Between watching the crocuses bloom and the robins feast, the Massachusetts Medievalist this past weekend spent some time with my colleague David Elliott’s brilliant and disturbing new book, Voices: the final hours of Joan of Arc.
Ostensibly a YA verse-novel, Voices is genre-defying. It is indeed all poetry, but it’s not a novel (although it provides a narrative), it’s not a biography (although it relates the crucial events in the life of the historical woman we call Joan of Arc), and it’s not even really “YA” (whatever that amorphous term means). Elliott has made a space to experiment with a variety of voices as he explores the life of Joan of Arc, probably the most recognizable medieval woman in our contemporary pop culture.
For those who need a refresher: Joan was a teenage peasant girl who followed the instructions she heard in her head from Saints Catherine, Michael, and Margaret to wear men’s clothes and lead the French king to victories in battle during the conflict known as the Hundred Years War. She was captured by the English in 1430, tried as a heretic, and then burned at the stake in 1431.
Elliott has given voice to a number of the inanimate objects that figure in Joan’s narrative: we hear the thoughts of the armor she wore, the church altar she prayed before, the sword she used, even the crossbow that wounded her in battle when she was captured. As she stands bound to the stake of execution, Joan herself speaks her own narrative – while the fire grows around her, she tells and reflects on her own story. The fire itself speaks as well, the most frequent narrator after Joan.
Elliott’s accomplishment here – and that of the editor and type-designer who supported him – is remarkable on a number of levels. Other than Joan, the characters and voices speak using late medieval poetic forms like the triolet or the rondeau (helpfully listed in the author’s note at the end of the text), forms that Joan and her communities would have known. Some of these poems are also presented as shape-poems: the sword’s episode is presented on the page in the shape of a sword, for example. Joan herself speaks in what Elliott calls “a kind of toned-down spoken word,” with varied line lengths, internal rhymes, and startling, individualized imagery and diction. Direct quotations (in Modern English, not French!) from the Joan trial transcripts are scattered throughout the text. I can only imagine the consternation at the Houghton Mifflin marketing department: you want us to sell WHAT?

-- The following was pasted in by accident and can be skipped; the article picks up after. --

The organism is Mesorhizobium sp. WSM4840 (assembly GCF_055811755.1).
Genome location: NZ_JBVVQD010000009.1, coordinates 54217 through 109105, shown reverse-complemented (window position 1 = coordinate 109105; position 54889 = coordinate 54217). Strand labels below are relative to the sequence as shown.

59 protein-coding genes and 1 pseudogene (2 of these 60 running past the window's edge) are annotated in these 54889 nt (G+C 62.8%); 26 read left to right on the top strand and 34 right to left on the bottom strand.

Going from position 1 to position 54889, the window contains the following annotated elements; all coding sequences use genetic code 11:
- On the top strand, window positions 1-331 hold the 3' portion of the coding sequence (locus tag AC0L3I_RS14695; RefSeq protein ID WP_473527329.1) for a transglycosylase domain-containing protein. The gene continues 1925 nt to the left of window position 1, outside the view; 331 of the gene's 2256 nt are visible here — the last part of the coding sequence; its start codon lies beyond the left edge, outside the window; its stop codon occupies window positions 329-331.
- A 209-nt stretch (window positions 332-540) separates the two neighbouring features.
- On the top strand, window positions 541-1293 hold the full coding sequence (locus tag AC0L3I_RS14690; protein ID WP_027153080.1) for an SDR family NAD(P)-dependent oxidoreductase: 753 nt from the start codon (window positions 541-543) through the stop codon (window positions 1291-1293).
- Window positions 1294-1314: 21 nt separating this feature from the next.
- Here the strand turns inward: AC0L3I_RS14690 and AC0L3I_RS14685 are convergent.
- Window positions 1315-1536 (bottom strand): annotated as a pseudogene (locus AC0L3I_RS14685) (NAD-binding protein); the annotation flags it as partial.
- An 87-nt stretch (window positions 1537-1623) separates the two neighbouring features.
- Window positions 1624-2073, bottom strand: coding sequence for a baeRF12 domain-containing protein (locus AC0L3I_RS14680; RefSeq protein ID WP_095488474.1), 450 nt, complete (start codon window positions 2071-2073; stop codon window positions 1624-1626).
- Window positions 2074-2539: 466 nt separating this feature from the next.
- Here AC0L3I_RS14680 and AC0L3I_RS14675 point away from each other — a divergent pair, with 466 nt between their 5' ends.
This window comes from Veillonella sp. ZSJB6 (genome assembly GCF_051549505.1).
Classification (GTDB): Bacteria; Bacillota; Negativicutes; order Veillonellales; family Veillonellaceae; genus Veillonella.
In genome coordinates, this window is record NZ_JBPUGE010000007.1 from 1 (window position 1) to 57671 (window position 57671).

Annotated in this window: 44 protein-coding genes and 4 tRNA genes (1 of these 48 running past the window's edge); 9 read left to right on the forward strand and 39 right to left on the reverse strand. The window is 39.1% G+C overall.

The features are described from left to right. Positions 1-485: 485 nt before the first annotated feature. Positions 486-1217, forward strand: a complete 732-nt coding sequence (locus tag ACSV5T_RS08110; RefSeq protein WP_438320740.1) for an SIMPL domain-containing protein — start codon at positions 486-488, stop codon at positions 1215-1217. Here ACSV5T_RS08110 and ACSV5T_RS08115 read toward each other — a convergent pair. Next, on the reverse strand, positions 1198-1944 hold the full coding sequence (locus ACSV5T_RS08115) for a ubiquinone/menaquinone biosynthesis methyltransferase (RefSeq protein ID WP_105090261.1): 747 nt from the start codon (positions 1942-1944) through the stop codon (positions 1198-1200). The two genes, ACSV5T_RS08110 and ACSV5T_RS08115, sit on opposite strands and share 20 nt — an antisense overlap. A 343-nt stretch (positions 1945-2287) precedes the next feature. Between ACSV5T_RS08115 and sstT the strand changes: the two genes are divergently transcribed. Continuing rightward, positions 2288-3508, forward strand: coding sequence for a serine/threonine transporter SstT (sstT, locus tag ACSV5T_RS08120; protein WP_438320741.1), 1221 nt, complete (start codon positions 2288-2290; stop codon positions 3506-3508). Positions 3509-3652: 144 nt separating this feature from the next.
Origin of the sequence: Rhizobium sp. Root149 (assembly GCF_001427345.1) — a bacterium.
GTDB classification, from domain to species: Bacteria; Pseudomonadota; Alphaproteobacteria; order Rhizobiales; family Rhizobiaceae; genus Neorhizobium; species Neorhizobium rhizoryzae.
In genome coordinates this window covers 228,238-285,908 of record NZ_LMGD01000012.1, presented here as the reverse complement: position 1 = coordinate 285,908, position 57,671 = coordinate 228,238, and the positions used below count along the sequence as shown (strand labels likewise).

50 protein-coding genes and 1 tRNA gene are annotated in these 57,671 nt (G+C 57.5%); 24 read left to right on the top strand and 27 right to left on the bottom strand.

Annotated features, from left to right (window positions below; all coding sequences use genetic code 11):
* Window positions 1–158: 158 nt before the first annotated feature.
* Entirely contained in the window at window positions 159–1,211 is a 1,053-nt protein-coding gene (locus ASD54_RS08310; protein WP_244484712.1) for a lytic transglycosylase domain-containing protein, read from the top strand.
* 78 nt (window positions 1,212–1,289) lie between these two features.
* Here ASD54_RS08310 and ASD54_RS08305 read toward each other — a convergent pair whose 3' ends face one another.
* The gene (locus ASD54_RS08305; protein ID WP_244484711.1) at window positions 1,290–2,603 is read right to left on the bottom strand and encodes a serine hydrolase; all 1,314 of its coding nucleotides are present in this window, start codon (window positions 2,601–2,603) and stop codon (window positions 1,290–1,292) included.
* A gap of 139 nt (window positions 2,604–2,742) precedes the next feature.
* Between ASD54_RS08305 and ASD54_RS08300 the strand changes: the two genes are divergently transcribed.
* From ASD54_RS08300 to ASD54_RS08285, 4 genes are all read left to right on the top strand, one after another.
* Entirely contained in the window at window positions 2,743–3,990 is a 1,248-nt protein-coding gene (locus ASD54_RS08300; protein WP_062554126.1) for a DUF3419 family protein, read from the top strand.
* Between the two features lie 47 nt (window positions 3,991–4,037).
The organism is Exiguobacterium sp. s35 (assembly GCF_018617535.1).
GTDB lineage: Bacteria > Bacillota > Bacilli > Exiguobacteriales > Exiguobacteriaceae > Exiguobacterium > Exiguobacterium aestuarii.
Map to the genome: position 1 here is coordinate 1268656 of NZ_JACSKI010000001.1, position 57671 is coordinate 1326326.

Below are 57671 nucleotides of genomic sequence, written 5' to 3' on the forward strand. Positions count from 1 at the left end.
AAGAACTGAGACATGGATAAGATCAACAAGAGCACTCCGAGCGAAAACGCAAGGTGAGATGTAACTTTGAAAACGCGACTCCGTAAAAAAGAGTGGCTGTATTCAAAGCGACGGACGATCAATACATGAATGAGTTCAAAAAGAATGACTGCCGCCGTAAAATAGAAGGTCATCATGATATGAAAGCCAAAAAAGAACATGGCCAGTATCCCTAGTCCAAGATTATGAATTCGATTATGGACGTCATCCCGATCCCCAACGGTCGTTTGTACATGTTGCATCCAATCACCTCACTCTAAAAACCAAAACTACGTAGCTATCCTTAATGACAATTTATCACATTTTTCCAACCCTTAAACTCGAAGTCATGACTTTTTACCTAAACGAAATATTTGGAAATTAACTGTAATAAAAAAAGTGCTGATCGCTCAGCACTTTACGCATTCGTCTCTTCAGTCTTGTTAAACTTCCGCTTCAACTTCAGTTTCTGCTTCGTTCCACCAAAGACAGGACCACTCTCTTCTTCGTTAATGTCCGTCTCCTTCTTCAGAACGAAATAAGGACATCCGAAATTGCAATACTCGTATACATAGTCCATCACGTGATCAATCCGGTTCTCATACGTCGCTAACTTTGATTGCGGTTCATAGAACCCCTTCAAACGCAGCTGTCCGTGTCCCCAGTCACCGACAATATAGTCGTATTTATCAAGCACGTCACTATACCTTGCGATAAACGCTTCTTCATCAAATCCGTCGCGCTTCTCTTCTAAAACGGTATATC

And yet it works. By the end, we know Joan, her thoughts, her dreams, her beliefs, and we dread the fire and the ending even as we know it is inevitable. While I’d recommend Voices to anyone, I especially want my colleagues in medieval studies to read it, to see the ways that contemporary authors continue to reshape the texts of the Middle Ages in exciting and provocative ways.
To whet that appetite, some lines spoken by Joan’s war horse (part of a rondel):
Many a knight had been cowed and outdone
by my spirit, left broken, unseated, unmade.
But she understood. Unbridled blood runs
molten and wild, unrestrained, unsurveyed.
And she was like me and so we were one.
And coda: my colleague Anthony Apesos has made a series of paintings loosely based on the Tarot deck, thematically appropriate in a week where I helped the sophomores struggle through T.S. Eliot’s “Waste Land.” See his unsettling and beautiful “deck” here as well as his kickstarter page, where he explains the “suits” in his deck and some of his thinking behind the images. Enjoy!